Connect with us


17-Year-Old Who ‘Loved Flowy Outfits, Music and Art’ Died 2 Months After Second Pfizer Shot

Aubrynn had no known health issues. This is her story.



This article originally appeared on The Defender and was republished with permission.

Guest post by Brenda Baletti, Ph.D.

In an interview with The Defender, Shanna Carroll shared the heartbreak she experienced when her 17-year-old daughter Aubrynn suffered cardiac arrest, followed by major complications — and died less than two months after her second Pfizer COVID-19 vaccine.

“She was a girly and hippie kid who loved flowy outfits, music and she really especially loved art,” Shanna Carroll told The Defender, describing her daughter Aubrynn Grundy. “She was shy but brave, and she wanted to work in human rights.”

Aubrynn, who had no known health issues, died in August 2022, less than two months after her second Pfizer COVID-19 vaccine.

Her medical records, which her mom shared with The Defender, show that Aubrynn was diagnosed with COVID-19, myocarditis and other heart and lung complications, and she experienced three cardiac events.

Her death certificate listed COVID-19 and multi-organ failure as cause of death, her mother said.

Shanna said that as a socially concerned young person, Aubrynn, like so many members of the general public, was taught and believed that masking and getting vaccinated were ways to protect others.

They lived in Michigan, which had no vaccine mandates for schools. Aubrynn didn’t initially get the vaccine. However, in early 2022, she and her friend Rachel were selected to go on a summer trip called Pilgrimage for Youth. To participate, they were required to get the COVID-19 vaccine.

The program, sponsored by the Odd Fellows, is a competitive program open to 16- and 17-year-olds interested in learning about government, politics and international relations.

It was to be Aubrynn’s first and only trip away from home.

The program took the students to major cities in the U.S. and Canada, where they would go to places like Ellis Island and the United Nations. Because they planned to visit cities like New York and Boston and would enter Canada — all places with various vaccine mandates in place to enter some businesses and government spaces the student would visit — vaccines were mandatory for the trip.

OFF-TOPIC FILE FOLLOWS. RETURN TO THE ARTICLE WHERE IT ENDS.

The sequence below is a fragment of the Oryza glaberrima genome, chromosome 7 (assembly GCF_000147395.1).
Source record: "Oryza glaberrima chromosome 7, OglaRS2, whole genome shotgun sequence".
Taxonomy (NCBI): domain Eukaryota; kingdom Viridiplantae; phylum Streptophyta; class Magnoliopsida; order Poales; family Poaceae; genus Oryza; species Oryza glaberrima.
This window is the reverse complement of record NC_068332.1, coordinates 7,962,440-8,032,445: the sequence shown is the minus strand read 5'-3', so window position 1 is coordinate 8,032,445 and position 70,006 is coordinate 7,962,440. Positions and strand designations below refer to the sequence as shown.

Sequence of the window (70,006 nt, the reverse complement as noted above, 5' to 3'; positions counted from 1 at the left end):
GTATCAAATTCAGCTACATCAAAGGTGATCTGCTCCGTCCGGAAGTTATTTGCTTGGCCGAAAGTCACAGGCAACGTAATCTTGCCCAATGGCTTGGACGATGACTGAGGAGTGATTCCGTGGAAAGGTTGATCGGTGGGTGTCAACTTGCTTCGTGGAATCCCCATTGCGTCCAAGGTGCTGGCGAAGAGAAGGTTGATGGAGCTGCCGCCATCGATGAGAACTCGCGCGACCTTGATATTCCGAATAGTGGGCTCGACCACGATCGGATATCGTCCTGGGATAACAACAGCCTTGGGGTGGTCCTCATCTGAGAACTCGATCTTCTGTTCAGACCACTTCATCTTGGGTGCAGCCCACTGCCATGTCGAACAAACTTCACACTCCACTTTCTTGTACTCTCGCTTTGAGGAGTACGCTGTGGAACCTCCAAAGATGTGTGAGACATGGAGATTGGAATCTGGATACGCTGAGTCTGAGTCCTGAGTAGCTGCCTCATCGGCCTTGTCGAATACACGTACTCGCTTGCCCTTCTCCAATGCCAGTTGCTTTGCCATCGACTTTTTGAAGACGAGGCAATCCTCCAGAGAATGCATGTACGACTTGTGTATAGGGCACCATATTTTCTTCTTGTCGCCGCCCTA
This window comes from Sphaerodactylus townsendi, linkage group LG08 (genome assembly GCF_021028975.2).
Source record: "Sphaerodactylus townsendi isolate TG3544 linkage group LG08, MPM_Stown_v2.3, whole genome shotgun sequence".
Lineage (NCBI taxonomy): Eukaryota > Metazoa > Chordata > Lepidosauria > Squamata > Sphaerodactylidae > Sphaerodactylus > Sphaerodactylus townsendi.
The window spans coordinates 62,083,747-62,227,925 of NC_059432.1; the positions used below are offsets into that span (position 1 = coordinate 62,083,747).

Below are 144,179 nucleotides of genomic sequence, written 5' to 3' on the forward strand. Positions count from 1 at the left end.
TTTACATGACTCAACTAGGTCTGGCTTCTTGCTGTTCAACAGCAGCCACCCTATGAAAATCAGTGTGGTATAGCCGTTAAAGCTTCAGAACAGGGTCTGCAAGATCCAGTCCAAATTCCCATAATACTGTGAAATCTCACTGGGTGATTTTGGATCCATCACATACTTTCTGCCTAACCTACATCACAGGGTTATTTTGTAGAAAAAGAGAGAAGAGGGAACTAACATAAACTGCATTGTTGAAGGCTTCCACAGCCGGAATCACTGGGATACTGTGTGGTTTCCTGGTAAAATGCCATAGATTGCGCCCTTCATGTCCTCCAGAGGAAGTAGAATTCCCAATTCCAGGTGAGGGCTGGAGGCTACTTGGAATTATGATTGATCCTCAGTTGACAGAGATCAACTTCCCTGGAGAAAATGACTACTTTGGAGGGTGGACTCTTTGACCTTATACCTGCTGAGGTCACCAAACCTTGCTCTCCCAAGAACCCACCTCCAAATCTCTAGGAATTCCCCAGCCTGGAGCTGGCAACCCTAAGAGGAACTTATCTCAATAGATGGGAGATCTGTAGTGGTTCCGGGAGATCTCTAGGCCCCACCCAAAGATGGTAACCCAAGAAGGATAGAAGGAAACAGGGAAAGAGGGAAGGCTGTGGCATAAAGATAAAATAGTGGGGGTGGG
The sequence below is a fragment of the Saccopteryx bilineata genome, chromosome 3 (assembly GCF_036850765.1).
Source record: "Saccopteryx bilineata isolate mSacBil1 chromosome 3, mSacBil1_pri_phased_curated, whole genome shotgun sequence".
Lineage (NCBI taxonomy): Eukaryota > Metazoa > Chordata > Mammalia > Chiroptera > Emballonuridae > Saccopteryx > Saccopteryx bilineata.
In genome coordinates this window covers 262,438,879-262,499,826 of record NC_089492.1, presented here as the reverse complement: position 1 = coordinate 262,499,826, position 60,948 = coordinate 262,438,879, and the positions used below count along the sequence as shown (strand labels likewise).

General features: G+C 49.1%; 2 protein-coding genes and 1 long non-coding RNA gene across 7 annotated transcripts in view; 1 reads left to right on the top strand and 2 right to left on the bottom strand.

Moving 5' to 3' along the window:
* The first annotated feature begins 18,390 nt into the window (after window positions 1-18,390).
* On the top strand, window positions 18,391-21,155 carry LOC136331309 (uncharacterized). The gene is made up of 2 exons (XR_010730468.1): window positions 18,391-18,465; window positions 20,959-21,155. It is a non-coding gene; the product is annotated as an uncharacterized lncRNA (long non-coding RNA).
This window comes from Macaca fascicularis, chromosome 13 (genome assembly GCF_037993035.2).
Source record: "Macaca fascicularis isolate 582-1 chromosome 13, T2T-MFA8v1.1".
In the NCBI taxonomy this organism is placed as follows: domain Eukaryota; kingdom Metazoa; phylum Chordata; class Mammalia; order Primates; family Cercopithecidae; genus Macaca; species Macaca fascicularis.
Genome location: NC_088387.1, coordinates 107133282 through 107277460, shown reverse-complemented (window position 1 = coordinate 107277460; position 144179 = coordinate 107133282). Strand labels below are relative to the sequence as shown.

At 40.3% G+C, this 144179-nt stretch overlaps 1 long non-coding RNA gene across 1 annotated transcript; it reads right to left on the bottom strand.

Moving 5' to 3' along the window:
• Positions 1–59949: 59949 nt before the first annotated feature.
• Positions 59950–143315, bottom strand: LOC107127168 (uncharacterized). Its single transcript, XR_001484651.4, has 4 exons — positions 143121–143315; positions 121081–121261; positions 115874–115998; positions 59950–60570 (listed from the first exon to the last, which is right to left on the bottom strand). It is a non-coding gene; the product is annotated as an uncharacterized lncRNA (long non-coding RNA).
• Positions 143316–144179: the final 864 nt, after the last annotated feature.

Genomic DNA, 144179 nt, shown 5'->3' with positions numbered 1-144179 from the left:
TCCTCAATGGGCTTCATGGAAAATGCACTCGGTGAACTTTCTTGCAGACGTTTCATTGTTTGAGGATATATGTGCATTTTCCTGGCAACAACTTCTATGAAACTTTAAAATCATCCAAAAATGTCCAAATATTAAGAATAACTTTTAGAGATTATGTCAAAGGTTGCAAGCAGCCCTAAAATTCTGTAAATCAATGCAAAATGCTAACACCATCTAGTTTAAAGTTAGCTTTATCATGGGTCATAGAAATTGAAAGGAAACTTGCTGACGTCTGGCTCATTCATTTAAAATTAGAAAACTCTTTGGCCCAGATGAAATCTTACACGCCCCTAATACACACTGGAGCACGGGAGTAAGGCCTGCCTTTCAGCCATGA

In the weeks leading up to the trip, Aubrynn took her first dose of the Pfizer vaccine on June 7, 2022, and the second dose on June 28. Other than some arm soreness, she had no symptoms initially and headed off with her classmates.

The students visited New York and Boston and were on their way to Canada when Aubrynn texted her mom, complaining that she felt weak and sick. Her chaperones tested Aubrynn for COVID-19, and contacted Shanna to let her know that her daughter tested positive.

The next day, Shanna and her family left their Michigan home at 2 A.M. to meet the student group at the Canadian border to pick up Aubrynn, bring her home and put her to bed.

Shanna said Aubrynn was weak and tired but her illness didn’t seem out of the ordinary at first. She didn’t have a fever, but was trying to hold in her coughs and felt achy. They decided to go to urgent care.

The urgent care facility was only 10 minutes from their house, but by the time they got there, Aubrynn was too weak to walk in and had to be taken in via wheelchair. After an initial triage assessment, they waited in the waiting room for four hours.

Halfway through that time, Aubrynn’s father Anthony came in to take over for Shanna who took her fussy toddler home to get ready for his birthday party. A couple of hours later, one of her children told her she needed to check her phone — she had 20 missed calls from Anthony.

“I called him immediately and he was hysterical on the phone, and I knew, I just knew,” she said.

Aubrynn had gotten up in the waiting room, asked her father if they called her name yet and collapsed. Shanna said: